With that in mind, locking in an ultra-competitive 10-year fixed rate looks like a good deal, right?

Well, don’t forget that by its nature, a 10-year mortgage lacks flexibility, and you’ll pay hefty penalties if you want to switch lenders. You’re also likely to face fees if you want to pay off your mortgage earlier than scheduled too. Plus, if interest rates fall, you won’t benefit from any reductions as you’ll be tied in for the remaining mortgage term.

Ultimately, whether a 10-year mortgage is right for you really depends on your personal circumstances and your appetite for risk. While there is definitely less flexibility in a 10-year mortgage compared to a two- or even five-year mortgage, it could protect you from increases if interest rates soar in the short term.

Should you invest, the value of your investment may rise or fall and your capital is at risk. Before investing, your individual circumstances should be assessed. Consider taking independent financial advice.

More on Personal Finance

Note paper with question mark on orange background
Personal Finance

Should you invest your ISA in a model portfolio?

Which model ISA portfolios offer both high performance and low fees? Hargreaves Lansdown, Interactive Investor and AJ Bell go under…

Read more »

Economic Uncertainty Ahead Sign With Stormy Background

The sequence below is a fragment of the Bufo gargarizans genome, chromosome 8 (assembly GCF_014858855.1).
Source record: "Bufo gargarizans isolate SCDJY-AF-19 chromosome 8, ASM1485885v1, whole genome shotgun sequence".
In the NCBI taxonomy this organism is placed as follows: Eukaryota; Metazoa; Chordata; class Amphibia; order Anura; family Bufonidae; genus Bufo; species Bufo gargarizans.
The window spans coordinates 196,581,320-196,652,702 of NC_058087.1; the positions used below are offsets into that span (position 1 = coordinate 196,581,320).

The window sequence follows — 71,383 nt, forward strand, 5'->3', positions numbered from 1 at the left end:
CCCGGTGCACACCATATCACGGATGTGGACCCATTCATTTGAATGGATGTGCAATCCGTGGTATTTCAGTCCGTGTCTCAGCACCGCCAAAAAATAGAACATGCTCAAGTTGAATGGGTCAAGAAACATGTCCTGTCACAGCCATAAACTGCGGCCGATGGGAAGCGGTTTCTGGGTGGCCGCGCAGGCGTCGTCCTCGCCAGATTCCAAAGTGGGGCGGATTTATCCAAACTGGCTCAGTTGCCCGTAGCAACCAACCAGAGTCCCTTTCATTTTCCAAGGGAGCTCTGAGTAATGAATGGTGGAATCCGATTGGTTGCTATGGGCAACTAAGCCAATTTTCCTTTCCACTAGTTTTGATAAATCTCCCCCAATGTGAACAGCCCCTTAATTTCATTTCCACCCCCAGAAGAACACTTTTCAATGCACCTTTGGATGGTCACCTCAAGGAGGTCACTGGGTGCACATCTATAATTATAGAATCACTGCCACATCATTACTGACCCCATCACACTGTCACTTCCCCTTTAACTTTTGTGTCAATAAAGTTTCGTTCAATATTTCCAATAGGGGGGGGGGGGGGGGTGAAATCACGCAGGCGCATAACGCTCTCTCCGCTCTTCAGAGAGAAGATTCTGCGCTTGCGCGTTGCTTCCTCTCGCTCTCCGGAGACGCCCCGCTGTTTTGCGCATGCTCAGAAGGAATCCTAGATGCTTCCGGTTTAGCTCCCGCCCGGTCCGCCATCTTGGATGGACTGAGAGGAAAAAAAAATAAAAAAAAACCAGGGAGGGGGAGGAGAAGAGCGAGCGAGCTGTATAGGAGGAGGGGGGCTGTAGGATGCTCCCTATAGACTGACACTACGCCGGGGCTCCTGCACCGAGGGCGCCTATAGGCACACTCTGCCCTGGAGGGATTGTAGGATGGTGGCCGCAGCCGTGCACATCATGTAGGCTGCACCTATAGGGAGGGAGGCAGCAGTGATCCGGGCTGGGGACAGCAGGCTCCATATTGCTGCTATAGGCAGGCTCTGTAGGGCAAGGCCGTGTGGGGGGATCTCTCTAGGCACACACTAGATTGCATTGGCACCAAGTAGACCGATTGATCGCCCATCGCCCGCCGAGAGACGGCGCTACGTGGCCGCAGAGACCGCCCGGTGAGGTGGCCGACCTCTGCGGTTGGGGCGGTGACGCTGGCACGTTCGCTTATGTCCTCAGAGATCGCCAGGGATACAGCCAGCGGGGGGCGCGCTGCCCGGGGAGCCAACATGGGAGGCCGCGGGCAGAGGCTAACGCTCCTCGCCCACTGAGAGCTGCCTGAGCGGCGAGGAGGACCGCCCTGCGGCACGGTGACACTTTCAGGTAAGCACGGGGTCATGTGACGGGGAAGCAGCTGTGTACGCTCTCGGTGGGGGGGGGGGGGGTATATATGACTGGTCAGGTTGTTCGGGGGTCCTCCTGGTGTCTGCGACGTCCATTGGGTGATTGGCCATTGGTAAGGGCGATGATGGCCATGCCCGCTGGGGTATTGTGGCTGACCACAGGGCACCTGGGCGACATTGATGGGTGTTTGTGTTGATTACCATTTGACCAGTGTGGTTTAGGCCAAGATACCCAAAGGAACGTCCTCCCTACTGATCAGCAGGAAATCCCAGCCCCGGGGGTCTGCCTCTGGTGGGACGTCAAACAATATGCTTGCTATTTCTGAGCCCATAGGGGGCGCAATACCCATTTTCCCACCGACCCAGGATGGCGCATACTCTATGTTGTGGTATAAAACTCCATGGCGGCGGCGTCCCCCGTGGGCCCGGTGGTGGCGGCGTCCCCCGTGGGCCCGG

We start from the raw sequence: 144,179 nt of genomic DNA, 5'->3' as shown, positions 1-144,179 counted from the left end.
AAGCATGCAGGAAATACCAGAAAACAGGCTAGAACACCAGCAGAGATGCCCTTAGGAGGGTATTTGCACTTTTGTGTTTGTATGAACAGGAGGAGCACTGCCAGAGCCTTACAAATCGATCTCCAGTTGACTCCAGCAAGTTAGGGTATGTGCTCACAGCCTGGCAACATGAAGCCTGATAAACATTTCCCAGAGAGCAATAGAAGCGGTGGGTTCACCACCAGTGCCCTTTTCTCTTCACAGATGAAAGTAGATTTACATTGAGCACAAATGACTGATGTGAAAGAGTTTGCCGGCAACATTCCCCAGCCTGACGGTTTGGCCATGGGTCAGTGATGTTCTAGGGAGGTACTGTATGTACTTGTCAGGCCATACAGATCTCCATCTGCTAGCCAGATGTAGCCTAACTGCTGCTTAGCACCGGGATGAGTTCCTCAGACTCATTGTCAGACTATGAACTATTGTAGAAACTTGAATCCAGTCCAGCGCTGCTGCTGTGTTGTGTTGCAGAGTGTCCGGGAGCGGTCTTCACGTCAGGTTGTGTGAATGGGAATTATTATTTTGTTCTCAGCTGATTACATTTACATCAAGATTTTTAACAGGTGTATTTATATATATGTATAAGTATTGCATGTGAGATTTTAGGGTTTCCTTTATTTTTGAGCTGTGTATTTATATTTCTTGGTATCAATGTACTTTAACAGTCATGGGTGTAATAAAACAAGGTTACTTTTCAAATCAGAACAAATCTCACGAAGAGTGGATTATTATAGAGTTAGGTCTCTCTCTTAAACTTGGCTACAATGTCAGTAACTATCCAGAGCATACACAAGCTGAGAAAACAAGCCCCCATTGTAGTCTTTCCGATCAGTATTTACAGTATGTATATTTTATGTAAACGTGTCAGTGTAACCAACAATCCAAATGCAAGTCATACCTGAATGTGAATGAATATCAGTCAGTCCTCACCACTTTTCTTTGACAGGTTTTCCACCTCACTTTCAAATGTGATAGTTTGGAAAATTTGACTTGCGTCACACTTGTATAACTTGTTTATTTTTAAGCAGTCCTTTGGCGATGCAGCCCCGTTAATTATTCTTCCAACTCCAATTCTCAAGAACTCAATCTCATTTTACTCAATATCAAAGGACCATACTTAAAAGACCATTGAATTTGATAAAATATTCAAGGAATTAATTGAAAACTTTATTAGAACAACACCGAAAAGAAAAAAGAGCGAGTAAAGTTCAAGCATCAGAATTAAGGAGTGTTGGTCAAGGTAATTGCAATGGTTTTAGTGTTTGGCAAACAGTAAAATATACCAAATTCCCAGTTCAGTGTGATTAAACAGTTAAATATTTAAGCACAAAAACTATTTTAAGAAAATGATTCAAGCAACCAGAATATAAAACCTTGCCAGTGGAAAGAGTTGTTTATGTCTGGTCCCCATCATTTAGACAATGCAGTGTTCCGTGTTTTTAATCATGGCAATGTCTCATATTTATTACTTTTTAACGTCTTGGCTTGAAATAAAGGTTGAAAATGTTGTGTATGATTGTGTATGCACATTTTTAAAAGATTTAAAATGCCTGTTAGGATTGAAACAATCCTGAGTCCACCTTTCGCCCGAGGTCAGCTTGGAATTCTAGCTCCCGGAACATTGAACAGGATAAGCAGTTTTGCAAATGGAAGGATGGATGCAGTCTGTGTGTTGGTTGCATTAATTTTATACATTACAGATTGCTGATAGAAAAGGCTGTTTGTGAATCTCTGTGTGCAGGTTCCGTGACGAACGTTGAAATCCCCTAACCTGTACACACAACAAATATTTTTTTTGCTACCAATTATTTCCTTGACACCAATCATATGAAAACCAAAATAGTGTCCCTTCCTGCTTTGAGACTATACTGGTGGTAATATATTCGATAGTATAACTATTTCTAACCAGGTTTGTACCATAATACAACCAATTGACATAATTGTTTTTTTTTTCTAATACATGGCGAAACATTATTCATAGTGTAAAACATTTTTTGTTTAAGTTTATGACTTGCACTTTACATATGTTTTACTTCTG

Personal Finance

Is it time to exit emerging markets investments?

Investors may well be sitting on losses from emerging markets funds. Is it worth keeping the faith for a sustained…

Read more »

Personal Finance

Share trading? Three shares with turnaround potential

Share trading has been difficult in 2022, but which companies have turnaround potential? Jo Groves takes a closer look at…

Read more »

Man using credit card and smartphone for purchasing goods online.
Personal Finance

Revealed! Why Gen Z may be the savviest generation when it comes to credit cards

New research reveals that Gen Z may be the most astute when it comes to credit cards. But why? And…

Read more »

Environmental technology concept.
Personal Finance

The 10 best-performing sectors for ISA investors

The best-performing sectors over the past year invested in real assets such as infrastructure, but is this trend set to…

Read more »

Road sign warning of a risk ahead
Personal Finance

Recession risk ‘on the rise’: is it time for investors to worry?

A major global bank has suggested the risk of a recession in the UK is 'on the rise'. So, should…

Read more »

pensive bearded business man sitting on chair looking out of the window
Personal Finance

1 in 4 cutting back on investments amid cost of living crisis

New research shows one in four investors have cut back on their investing contributions to cope with the rising cost…

Read more »

Image of person checking their shares portfolio on mobile phone and computer
Personal Finance

The 10 most popular stocks among UK investors so far this year

As the new tax year kicks off, here's a look at some of the most popular stocks among UK investors…

Read more »